Now, most articles in my go-to authority on famous saints, the 1911 Catholic Encyclopedia, are reasonably nuanced in their scholarship. They include discreet but clear markers between what is established fact, what is reasonable speculation, and what is charming folklore. The author of the St. Patrick entry, however, was not especially sensitive to these little distinctions. Patrick's life dates are given, without comment, as 387-493 -- that's 106 years, in human years. His life is filled with magic and supernatural combats and conversations with angels, and there is a real Old Testament flavor to the proceedings.  It's hard not to think that, conciously or unconciously, Patrick has been rendered as a kind of Irish Moses. The lengthy account is a graphic novel waiting to happen. I'll hit a few high points here.

It is as true as we'll ever know, anyway, that St. Patrick was the son of patrician Romans during the occupation of Britain. As a youth, he was kidnapped by Irish raiders and kept as a slave shepherd for six years before escaping and returning to his family.

At this point, the Encylopedia author is at pains to connect Patrick with every religious movement happening in Britain at the time, and who knows? I'm sure it was a fairly close-knit community in many ways. He also meets a number of saints on a trip to Rome, where Pope Celestine I gives him the mission of evangelizing Ireland. He's a good man for the job, as he knows the language, the culture, and a few of the people.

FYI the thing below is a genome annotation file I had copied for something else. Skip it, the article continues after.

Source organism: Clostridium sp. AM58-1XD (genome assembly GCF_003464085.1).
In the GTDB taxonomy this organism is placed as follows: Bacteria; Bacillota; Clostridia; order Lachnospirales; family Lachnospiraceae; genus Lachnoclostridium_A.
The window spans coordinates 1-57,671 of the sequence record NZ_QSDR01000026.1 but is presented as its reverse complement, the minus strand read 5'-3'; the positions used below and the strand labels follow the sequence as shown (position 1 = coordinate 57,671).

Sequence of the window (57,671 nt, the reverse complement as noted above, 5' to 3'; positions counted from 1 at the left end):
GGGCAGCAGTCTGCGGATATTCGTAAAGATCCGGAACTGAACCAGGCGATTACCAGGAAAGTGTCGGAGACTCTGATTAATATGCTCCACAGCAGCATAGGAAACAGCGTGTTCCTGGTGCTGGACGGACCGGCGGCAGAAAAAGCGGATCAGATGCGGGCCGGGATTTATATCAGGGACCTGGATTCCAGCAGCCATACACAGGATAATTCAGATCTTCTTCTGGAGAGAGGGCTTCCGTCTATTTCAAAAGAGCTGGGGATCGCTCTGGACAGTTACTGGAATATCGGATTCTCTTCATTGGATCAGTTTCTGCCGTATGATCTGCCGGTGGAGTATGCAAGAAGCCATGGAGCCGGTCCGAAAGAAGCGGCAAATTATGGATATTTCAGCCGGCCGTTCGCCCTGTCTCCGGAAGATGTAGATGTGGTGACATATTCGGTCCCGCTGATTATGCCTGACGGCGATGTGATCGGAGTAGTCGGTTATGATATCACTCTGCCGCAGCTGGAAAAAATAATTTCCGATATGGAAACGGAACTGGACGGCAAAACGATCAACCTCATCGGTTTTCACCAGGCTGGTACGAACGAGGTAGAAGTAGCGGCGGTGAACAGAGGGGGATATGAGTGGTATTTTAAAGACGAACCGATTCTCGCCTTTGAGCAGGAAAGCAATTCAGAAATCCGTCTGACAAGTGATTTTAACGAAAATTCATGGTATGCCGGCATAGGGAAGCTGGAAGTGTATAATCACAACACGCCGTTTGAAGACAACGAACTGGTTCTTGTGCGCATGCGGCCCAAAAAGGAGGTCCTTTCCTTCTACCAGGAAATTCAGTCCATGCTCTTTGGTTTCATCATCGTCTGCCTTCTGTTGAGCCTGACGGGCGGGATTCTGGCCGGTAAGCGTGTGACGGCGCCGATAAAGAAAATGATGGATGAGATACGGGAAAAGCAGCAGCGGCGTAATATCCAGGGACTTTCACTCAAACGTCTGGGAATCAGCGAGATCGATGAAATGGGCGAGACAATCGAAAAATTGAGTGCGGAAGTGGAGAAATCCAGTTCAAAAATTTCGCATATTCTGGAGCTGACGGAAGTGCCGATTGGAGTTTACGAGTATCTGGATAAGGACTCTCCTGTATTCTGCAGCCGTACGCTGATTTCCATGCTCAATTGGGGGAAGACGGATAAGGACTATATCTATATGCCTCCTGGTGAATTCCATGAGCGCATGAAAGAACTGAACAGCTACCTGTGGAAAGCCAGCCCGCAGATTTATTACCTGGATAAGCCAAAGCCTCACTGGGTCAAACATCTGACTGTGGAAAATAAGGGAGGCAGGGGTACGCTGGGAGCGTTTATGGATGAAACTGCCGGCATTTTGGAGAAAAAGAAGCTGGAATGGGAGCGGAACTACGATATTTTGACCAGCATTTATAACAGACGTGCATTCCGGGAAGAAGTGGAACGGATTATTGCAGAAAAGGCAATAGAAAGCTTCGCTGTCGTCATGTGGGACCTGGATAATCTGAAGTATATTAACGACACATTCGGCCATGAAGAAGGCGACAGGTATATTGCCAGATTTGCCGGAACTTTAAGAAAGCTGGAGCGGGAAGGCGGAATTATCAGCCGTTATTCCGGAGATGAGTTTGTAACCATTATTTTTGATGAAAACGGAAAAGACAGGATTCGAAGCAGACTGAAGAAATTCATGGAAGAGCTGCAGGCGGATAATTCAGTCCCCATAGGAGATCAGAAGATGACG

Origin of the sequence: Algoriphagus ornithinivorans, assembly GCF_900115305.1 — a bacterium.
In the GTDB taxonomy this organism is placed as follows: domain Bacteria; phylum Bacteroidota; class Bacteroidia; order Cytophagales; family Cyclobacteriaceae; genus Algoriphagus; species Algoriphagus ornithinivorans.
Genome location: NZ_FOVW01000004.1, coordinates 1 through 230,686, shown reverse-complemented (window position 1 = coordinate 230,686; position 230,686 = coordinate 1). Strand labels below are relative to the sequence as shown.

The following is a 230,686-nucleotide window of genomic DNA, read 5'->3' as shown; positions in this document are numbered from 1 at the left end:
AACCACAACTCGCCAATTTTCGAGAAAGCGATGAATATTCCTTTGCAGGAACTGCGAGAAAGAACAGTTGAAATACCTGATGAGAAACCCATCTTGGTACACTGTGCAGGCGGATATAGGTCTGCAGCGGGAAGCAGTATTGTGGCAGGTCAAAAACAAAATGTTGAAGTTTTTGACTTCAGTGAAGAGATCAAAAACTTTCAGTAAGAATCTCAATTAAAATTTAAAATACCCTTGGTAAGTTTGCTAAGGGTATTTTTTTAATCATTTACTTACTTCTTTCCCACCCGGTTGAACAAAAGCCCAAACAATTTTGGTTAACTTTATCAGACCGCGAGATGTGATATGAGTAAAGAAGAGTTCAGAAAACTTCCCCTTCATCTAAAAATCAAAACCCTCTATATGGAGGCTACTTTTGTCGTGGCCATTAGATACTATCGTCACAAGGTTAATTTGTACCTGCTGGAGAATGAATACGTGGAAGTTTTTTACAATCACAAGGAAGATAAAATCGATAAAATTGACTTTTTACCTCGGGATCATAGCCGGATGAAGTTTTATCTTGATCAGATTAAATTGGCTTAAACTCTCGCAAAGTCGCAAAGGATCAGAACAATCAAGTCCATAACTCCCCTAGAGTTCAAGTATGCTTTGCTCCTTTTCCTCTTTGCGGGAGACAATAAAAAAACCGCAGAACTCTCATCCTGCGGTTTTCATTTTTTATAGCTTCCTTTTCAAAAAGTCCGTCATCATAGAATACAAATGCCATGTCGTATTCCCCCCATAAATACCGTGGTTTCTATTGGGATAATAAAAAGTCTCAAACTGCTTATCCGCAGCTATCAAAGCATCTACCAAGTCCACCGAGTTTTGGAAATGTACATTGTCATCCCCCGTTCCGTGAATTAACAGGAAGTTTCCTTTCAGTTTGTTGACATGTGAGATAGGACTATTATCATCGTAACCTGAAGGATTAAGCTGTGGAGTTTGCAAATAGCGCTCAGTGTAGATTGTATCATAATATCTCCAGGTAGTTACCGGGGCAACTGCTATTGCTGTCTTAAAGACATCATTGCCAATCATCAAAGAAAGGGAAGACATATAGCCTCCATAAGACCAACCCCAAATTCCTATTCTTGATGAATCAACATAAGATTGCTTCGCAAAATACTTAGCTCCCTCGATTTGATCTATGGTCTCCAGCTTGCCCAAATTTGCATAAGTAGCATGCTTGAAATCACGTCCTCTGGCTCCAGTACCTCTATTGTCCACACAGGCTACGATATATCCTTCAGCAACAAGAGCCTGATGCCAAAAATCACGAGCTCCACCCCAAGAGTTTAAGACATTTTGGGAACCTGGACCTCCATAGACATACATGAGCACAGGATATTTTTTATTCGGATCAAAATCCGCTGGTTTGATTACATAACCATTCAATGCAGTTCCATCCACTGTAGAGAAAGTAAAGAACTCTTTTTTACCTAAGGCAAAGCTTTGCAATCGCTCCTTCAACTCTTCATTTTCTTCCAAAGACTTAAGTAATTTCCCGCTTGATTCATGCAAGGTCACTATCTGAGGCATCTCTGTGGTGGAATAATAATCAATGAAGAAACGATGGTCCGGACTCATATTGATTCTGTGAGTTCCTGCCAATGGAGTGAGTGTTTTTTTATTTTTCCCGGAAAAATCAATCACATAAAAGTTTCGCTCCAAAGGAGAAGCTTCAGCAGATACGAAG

Landing on Ireland in 433, Patrick begins a whirlwind tour of preaching the gospel and having it out with the Druids, who (we are told) practice a dark and pagan superstition.  They of course want to supress Patrick's message of hope and redemption. Like any good hero, he acquires a sidekick. Then, on Easter Sunday, he engages in what can only be described as a Magic Duel against the Druids in front of the assembled Irish chieftons. It must be said that the pagans, even though they are of course eventually defeated, pack some extremely impressive magic -- more impressive, perhaps, then is entirely consistent with strict monotheism. They are kind of like the Egyptian priests in Exodus: if God is against them, and there's only one god, then from where do these guys get their mojo?